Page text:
Airenlea - Jedburgh
Airenlea bed and breakfast offers a high standard of accommodation, friendly atmosphere and warm welcome to all guests. Airenlea is ideally located, just a few minutes from the centre of Jedburgh over looking the historic town.
Templehall Inn - Morebattle
The Templehall Inn is a cosy inn in the small village of Morebattle.Comfortable ensuite rooms and great home cooked food in this popular local pub make for a great eveings stay.
The Farmhouse at Kirk Yetholm - Kirk Yetholm
Perfectly situated on the path of St Cuthbert's Way, the Farmhouse has been beautifully refurbished and renovated to a very high standard, with many of the old features remaining. You can expect a warm welcome during your stay at The Farmhouse at Yeltholm Mill.
Mill House - Kirk Yetholm
A newly converted Grain Mill & Granary on the edge of the former 'Gypsy' village of Kirk Yetholm, stands proudly at the foot of the Cheviot Hills looking out over the Bowmont Water.
Tilldale House - Wooler
Tilldale House is a charming 17th century stone-built house with all the usual modern comforts.All of the spacious, comfortable bedrooms have en-suite facilities.
Lindisfarne Inn - Fenwick
Situated between the villages of Fenwick and Beal the Lindisfarne Inn provides a cosy night’s stay in newly refurbished rooms, and a hearty Northumberland breakfast. The pub uses local, seasonal produce and is the nearest mainland pub to the Holy Island.
Crown & Anchor - Lindisfarne
The Crown and Anchor stands in the heart of the village adjacent to Lindisfarne Priory and overlooking the castle and harbour and has been recently renovated to the highest standard of accommodation and cuisine.
This tour is available from April to mid-September, to start on any day of the week.
Borders Book Festival: In mid-June each year the Borders Book Festival takes place, and the area is very busy. Due to lack of availability, please avoid booking over these dates if possible. Thank you.
Solo Walker & Single Room Supplement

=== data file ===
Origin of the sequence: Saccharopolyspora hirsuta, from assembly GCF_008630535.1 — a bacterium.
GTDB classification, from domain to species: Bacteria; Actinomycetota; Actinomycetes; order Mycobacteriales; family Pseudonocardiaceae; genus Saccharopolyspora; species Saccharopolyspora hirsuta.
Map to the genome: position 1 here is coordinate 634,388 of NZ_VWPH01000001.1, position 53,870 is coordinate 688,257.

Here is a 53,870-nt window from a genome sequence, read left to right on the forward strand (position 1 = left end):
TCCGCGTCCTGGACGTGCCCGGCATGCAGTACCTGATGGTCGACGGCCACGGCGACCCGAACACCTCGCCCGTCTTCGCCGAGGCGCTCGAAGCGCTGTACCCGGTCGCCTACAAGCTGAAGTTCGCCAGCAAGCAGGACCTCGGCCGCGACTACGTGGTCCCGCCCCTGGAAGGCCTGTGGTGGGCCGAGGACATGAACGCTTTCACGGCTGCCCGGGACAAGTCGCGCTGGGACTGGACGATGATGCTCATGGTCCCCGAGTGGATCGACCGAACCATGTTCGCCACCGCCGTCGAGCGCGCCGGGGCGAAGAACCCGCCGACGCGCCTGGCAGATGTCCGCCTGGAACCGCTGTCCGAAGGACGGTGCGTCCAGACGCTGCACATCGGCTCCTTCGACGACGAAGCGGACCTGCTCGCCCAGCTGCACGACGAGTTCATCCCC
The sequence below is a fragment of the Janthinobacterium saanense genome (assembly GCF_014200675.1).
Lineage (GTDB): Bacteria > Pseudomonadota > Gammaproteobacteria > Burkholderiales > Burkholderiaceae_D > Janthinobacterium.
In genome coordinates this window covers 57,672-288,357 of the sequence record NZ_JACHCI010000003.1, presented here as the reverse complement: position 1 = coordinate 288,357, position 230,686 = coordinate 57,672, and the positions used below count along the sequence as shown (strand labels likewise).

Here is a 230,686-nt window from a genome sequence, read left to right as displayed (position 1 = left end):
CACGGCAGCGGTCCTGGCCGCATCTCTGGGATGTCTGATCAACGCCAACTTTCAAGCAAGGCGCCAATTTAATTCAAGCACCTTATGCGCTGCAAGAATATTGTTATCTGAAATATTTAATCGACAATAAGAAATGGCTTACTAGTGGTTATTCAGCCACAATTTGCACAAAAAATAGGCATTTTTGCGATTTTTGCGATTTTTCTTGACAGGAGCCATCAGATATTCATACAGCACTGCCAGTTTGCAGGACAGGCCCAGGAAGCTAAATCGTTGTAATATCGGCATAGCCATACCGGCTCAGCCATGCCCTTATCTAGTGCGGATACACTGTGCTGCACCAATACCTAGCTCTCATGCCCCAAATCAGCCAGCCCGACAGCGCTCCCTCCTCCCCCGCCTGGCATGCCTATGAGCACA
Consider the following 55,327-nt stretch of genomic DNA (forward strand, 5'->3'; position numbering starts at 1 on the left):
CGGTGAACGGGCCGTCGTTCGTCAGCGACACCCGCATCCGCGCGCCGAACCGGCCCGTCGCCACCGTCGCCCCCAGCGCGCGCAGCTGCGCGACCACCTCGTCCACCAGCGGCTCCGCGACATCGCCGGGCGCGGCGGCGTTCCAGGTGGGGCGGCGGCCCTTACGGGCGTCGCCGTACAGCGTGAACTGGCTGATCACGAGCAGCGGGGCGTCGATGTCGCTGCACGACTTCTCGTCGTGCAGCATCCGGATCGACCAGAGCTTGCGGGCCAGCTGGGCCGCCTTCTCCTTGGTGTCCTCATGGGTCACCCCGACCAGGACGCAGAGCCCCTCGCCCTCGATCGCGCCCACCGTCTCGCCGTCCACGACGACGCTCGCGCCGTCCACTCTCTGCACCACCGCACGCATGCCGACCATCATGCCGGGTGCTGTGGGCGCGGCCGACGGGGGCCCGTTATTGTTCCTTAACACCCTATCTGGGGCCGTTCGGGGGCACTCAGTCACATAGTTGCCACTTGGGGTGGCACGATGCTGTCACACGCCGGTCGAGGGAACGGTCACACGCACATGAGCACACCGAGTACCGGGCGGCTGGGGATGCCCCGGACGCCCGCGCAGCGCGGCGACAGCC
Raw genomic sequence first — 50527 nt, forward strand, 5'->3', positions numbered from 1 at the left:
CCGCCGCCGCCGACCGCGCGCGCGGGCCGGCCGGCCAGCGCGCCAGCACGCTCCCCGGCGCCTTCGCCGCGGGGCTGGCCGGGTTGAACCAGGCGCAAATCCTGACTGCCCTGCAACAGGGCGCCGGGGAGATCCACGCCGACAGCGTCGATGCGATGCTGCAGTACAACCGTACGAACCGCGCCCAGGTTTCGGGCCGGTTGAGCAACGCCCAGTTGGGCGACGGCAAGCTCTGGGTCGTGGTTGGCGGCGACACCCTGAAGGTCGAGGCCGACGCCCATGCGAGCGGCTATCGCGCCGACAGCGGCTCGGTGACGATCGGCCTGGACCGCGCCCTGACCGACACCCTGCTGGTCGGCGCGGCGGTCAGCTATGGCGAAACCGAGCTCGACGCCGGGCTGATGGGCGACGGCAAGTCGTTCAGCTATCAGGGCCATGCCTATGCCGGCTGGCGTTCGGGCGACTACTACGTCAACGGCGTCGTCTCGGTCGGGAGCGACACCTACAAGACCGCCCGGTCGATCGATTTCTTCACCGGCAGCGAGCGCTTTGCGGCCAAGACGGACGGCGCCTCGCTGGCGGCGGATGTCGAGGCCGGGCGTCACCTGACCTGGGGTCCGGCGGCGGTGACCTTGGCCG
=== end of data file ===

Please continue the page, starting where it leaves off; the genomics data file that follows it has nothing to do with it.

This walking holiday is available to solo walkers but as we incur additional baggage transfer costs there is a solo walker supplement payable. If you require single rooms in your party then these are subject to availability and a supplement is again payable.
A hearty breakfast is included each morning while lunch and dinner are not included so you are free to choose from the available options. Your accommodation will be more than happy to provide a packed lunch on request and this can be booked on arrival, alternatively, your guidebook also includes details of local shops and convenient lunch stops on the way. Dinner is available either at your accommodation or nearby pubs and restaurants.
Your bags will be collected from your accommodation each day and moved onto your overnight accommodation each day. We ask you to limit your luggage to one bag of up to 15kg per person.
The distances and ascent/descents are approximations of the recommended routes. Please be prepared by packing all necessary items, for example, proper rain gear (jacket and pants), sun hat, sunscreen. Your information pack has a detailed equipment list which includes standard walking gear such as good walking boots or shoes, warm and waterproof clothes for the cooler months and lightweight clothing for summer, and a day pack.
It is a requirement of booking this tour with Macs Adventure that you have suitable travel insurance which covers you for the activity and emergency evacuation and hospital care.
Many of our clients choose to add extra nights along the walk. Please contact the Macs Adventure office to arrange this for you. We would recommend extra nights in Melrose to enjoy the lovely Tweed Valley scenery and Lindisfarne to take in the many attractions and wonderful birdlife the island offers.
Getting to Melrose